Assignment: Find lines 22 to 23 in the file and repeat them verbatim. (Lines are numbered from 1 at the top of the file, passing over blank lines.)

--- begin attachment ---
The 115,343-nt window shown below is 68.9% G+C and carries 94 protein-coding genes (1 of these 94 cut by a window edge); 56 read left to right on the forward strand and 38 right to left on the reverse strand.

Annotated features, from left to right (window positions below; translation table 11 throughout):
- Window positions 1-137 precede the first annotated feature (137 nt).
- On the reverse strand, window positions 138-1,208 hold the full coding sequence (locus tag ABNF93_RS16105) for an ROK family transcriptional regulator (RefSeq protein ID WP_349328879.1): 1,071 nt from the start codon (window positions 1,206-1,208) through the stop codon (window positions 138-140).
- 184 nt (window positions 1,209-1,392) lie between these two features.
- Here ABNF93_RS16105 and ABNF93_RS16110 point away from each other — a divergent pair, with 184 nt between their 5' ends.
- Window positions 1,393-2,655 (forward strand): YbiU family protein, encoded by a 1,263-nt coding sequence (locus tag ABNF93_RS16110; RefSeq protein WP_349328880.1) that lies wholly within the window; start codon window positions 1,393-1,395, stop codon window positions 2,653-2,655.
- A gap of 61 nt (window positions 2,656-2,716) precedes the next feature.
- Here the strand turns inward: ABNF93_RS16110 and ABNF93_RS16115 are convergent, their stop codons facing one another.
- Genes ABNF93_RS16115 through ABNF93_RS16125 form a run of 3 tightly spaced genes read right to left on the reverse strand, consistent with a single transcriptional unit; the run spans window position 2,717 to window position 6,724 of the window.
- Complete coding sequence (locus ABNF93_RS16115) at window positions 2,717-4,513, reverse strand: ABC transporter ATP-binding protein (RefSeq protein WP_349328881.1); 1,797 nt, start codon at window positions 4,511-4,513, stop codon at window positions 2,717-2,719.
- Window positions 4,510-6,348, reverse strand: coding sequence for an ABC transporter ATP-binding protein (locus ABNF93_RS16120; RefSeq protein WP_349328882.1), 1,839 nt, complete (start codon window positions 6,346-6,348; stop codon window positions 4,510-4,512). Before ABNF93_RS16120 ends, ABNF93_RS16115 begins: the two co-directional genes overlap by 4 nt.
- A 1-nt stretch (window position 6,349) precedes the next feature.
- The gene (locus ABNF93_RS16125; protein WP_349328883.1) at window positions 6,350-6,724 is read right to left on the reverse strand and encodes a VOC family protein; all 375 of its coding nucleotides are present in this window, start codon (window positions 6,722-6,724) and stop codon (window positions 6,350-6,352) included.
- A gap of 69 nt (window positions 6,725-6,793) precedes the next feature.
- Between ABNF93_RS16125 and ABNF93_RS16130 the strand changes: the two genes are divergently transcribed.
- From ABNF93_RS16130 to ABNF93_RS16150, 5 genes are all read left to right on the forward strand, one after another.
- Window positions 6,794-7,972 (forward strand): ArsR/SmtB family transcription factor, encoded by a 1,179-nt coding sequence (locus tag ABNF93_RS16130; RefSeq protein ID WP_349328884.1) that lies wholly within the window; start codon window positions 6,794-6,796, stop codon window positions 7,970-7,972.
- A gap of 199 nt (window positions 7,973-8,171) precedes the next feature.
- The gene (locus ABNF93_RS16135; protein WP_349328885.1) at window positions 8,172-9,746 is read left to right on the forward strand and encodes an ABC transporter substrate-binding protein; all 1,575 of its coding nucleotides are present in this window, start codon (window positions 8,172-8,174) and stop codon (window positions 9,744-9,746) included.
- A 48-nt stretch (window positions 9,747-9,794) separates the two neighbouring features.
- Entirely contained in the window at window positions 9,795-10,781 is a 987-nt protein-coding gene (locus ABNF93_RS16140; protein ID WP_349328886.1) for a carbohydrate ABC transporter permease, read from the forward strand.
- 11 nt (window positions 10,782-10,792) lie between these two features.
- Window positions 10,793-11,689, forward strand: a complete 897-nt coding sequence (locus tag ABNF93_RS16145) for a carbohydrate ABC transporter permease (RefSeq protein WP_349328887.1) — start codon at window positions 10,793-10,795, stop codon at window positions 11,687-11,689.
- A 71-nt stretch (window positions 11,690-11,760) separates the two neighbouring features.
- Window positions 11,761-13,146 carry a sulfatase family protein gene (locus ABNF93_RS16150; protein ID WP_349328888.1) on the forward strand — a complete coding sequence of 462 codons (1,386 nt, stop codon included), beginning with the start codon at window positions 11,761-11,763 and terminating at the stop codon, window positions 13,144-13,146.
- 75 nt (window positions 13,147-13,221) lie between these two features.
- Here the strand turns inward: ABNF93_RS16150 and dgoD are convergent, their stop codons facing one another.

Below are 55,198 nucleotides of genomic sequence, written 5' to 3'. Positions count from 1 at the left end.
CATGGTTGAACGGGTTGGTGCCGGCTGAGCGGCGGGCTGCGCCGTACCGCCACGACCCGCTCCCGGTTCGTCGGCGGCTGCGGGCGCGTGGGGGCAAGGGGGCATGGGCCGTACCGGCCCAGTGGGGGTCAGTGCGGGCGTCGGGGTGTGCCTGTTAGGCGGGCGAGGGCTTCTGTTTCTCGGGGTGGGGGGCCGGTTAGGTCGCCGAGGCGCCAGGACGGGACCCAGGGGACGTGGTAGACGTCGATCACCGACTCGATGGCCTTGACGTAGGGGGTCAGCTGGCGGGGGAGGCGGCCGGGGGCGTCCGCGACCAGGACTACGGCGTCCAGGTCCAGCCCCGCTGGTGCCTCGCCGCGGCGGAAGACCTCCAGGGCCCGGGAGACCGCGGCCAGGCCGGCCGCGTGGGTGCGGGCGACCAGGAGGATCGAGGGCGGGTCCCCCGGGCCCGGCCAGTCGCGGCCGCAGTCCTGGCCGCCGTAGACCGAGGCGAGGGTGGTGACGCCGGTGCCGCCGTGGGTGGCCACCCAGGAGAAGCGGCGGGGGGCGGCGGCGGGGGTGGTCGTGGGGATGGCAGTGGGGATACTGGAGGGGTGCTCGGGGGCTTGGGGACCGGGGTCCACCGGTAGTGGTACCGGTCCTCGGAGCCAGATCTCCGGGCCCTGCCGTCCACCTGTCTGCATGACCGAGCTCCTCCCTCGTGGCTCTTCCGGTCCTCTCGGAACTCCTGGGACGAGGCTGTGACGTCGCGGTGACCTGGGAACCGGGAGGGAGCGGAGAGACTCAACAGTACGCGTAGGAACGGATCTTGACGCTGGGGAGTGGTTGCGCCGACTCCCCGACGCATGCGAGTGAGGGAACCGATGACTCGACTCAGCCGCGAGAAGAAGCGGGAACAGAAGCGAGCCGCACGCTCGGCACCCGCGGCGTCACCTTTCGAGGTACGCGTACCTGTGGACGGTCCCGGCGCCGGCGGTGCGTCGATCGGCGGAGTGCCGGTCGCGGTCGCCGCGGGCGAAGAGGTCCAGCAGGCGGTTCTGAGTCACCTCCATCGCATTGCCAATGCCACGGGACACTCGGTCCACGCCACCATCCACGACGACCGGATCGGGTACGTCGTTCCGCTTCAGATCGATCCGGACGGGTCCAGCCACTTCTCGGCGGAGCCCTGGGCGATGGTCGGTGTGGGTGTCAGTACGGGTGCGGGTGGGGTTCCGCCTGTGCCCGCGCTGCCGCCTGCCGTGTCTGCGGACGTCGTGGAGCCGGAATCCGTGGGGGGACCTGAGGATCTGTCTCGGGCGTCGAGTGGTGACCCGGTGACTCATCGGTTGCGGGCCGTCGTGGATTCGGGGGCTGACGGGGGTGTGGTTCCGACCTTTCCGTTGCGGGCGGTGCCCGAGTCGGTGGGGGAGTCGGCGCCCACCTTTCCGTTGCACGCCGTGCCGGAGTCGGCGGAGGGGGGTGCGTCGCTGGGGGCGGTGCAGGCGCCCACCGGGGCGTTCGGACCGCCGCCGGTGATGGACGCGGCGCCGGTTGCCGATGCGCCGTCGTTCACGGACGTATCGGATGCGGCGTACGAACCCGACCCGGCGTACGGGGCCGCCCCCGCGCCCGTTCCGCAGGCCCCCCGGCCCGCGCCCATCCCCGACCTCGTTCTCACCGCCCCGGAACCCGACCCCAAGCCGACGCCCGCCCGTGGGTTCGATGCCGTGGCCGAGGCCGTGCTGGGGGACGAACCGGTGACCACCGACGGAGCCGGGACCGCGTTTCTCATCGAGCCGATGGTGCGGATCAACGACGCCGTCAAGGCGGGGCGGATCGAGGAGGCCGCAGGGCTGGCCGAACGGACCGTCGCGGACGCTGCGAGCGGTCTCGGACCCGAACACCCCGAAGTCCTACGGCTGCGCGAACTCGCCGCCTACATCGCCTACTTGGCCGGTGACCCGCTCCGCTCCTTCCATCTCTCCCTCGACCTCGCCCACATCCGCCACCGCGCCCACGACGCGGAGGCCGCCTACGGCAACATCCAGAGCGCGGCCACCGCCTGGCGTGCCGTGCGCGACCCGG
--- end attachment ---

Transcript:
- Entirely contained in the window at window positions 9,795-10,781 is a 987-nt protein-coding gene (locus ABNF93_RS16140; protein ID WP_349328886.1) for a carbohydrate ABC transporter permease, read from the forward strand.
- 11 nt (window positions 10,782-10,792) lie between these two features.